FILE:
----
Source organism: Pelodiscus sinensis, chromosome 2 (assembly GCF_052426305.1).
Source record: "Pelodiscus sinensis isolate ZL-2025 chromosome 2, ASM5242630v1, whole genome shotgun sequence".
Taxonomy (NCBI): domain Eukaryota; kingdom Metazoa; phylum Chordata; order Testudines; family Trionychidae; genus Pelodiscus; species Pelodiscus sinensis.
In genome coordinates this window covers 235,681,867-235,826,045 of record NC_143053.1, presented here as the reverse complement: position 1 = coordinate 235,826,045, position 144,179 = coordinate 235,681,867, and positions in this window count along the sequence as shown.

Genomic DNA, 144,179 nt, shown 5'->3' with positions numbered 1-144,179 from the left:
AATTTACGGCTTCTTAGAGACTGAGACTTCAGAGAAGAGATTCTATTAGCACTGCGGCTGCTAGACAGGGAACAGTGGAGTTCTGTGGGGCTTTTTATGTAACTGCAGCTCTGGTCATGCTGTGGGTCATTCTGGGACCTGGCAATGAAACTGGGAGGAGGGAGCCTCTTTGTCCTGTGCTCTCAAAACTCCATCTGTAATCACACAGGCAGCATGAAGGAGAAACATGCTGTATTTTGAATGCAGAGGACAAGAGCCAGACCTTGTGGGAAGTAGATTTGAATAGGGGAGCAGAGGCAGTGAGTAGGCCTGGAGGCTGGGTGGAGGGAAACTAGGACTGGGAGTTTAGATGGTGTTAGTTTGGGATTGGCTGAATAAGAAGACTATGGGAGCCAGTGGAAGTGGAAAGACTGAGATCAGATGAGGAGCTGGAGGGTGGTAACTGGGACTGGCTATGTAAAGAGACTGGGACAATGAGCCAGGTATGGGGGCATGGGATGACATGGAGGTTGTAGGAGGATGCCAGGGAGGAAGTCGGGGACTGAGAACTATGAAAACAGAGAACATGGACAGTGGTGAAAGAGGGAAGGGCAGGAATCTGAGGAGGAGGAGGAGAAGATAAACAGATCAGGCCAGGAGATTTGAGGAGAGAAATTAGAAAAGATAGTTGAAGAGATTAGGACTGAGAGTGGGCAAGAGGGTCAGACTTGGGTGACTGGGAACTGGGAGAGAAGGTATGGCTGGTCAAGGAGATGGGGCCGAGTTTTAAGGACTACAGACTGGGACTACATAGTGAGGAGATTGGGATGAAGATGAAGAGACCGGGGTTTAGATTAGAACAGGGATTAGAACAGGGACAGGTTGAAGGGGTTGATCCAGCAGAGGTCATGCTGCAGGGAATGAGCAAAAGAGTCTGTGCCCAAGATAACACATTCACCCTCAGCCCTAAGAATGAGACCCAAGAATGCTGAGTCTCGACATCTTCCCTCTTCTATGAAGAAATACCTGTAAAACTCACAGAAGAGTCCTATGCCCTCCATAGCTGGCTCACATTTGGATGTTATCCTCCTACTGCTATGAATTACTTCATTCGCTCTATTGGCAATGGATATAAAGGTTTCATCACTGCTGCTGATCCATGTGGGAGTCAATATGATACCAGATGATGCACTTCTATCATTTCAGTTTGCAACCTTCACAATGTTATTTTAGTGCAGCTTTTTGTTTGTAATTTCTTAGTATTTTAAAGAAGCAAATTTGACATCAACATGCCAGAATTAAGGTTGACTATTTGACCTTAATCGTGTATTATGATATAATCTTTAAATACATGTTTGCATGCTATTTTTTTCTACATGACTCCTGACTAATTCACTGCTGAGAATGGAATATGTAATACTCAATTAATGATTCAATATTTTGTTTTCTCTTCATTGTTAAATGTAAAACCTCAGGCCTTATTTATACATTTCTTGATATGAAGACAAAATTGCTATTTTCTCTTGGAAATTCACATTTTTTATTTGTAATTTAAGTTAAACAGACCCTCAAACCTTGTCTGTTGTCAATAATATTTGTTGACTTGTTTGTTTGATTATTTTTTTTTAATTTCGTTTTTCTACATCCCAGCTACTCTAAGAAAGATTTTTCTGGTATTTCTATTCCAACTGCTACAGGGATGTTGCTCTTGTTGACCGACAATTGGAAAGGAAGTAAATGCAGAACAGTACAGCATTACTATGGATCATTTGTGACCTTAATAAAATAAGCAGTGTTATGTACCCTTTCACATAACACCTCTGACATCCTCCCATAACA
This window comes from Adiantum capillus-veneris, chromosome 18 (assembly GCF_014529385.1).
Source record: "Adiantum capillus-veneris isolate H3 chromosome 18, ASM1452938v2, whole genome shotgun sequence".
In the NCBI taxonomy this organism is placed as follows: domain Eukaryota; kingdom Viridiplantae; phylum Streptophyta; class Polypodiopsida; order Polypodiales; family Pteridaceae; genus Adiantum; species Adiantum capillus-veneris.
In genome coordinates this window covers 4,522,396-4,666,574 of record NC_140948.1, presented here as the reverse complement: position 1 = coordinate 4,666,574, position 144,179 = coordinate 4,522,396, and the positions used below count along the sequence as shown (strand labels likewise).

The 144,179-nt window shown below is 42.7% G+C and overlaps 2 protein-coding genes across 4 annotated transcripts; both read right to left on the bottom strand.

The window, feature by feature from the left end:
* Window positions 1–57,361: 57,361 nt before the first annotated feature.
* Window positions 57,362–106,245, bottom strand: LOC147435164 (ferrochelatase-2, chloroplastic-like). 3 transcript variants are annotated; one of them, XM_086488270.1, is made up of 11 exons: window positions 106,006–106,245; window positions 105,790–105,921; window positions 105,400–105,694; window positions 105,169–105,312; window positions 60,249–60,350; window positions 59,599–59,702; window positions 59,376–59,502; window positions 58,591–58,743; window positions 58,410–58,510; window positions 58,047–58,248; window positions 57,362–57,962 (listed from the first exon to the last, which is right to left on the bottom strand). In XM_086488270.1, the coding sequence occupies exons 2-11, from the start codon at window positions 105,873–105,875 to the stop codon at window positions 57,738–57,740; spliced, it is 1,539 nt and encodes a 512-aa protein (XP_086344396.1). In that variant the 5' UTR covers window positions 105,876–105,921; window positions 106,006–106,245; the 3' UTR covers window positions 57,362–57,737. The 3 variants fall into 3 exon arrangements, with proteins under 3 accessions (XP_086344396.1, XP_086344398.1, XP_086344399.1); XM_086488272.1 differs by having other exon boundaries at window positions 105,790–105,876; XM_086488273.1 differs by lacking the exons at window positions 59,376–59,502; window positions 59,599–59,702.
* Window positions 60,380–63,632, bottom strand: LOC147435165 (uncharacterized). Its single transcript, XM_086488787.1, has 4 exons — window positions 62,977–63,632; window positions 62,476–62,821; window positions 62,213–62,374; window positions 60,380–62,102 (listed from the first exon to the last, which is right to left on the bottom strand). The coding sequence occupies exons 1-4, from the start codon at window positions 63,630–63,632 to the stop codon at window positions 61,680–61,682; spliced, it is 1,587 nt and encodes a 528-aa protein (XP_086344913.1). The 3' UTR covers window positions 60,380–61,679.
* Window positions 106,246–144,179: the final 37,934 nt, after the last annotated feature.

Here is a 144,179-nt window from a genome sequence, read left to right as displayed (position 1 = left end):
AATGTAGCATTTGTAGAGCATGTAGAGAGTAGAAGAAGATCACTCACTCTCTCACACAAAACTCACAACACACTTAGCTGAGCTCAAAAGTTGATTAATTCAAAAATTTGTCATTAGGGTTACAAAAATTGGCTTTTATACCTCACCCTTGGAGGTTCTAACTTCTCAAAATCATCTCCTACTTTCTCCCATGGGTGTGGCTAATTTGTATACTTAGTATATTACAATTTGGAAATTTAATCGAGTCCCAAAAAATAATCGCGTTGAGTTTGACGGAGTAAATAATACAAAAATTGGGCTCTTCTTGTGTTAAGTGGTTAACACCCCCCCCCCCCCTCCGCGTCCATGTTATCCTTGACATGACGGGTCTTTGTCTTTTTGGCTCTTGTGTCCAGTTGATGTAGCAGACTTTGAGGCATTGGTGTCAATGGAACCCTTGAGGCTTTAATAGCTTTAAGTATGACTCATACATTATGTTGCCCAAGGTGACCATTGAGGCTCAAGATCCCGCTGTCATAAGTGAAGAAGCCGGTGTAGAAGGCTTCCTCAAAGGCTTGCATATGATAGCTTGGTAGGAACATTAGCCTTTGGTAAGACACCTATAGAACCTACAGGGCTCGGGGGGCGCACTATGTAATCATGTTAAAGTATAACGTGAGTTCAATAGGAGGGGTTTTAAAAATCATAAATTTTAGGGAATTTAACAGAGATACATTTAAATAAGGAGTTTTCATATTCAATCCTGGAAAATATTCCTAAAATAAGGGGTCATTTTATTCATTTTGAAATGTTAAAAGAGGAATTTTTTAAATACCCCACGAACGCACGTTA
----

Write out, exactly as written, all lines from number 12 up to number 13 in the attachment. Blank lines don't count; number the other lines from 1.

The window, feature by feature from the left end:
* Window positions 1–57,361: 57,361 nt before the first annotated feature.